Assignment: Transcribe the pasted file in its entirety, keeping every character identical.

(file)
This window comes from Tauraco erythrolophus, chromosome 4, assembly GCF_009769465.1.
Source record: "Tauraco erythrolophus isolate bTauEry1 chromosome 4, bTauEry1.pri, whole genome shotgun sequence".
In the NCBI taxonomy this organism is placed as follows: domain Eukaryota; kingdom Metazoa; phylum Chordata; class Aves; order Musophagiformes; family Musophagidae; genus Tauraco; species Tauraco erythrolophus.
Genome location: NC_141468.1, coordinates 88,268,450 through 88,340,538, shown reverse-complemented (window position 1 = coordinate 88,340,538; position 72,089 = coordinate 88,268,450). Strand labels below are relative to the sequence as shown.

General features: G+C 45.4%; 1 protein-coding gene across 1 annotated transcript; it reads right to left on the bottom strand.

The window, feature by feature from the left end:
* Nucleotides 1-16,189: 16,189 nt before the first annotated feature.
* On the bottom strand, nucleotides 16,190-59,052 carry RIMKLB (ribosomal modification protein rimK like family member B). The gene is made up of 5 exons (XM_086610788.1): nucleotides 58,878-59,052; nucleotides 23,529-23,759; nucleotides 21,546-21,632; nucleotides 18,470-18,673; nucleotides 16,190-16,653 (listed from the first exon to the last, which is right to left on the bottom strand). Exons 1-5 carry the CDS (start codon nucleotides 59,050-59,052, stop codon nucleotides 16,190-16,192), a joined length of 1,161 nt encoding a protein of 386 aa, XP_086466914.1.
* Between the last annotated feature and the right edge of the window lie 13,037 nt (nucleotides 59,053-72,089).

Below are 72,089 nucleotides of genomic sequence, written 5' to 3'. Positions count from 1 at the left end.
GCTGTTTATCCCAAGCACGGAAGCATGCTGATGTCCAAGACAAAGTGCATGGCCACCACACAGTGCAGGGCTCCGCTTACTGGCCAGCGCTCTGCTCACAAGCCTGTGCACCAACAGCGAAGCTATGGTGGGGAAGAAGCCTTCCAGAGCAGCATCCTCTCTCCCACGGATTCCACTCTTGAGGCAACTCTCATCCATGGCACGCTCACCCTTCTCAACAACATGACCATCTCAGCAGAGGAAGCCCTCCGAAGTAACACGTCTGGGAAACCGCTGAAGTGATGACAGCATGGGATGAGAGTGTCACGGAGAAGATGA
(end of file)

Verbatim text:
This window comes from Tauraco erythrolophus, chromosome 4, assembly GCF_009769465.1.
Source record: "Tauraco erythrolophus isolate bTauEry1 chromosome 4, bTauEry1.pri, whole genome shotgun sequence".
In the NCBI taxonomy this organism is placed as follows: domain Eukaryota; kingdom Metazoa; phylum Chordata; class Aves; order Musophagiformes; family Musophagidae; genus Tauraco; species Tauraco erythrolophus.
Genome location: NC_141468.1, coordinates 88,268,450 through 88,340,538, shown reverse-complemented (window position 1 = coordinate 88,340,538; position 72,089 = coordinate 88,268,450). Strand labels below are relative to the sequence as shown.

General features: G+C 45.4%; 1 protein-coding gene across 1 annotated transcript; it reads right to left on the bottom strand.

The window, feature by feature from the left end:
* Nucleotides 1-16,189: 16,189 nt before the first annotated feature.
* On the bottom strand, nucleotides 16,190-59,052 carry RIMKLB (ribosomal modification protein rimK like family member B). The gene is made up of 5 exons (XM_086610788.1): nucleotides 58,878-59,052; nucleotides 23,529-23,759; nucleotides 21,546-21,632; nucleotides 18,470-18,673; nucleotides 16,190-16,653 (listed from the first exon to the last, which is right to left on the bottom strand). Exons 1-5 carry the CDS (start codon nucleotides 59,050-59,052, stop codon nucleotides 16,190-16,192), a joined length of 1,161 nt encoding a protein of 386 aa, XP_086466914.1.
* Between the last annotated feature and the right edge of the window lie 13,037 nt (nucleotides 59,053-72,089).

Below are 72,089 nucleotides of genomic sequence, written 5' to 3'. Positions count from 1 at the left end.
GCTGTTTATCCCAAGCACGGAAGCATGCTGATGTCCAAGACAAAGTGCATGGCCACCACACAGTGCAGGGCTCCGCTTACTGGCCAGCGCTCTGCTCACAAGCCTGTGCACCAACAGCGAAGCTATGGTGGGGAAGAAGCCTTCCAGAGCAGCATCCTCTCTCCCACGGATTCCACTCTTGAGGCAACTCTCATCCATGGCACGCTCACCCTTCTCAACAACATGACCATCTCAGCAGAGGAAGCCCTCCGAAGTAACACGTCTGGGAAACCGCTGAAGTGATGACAGCATGGGATGAGAGTGTCACGGAGAAGATGA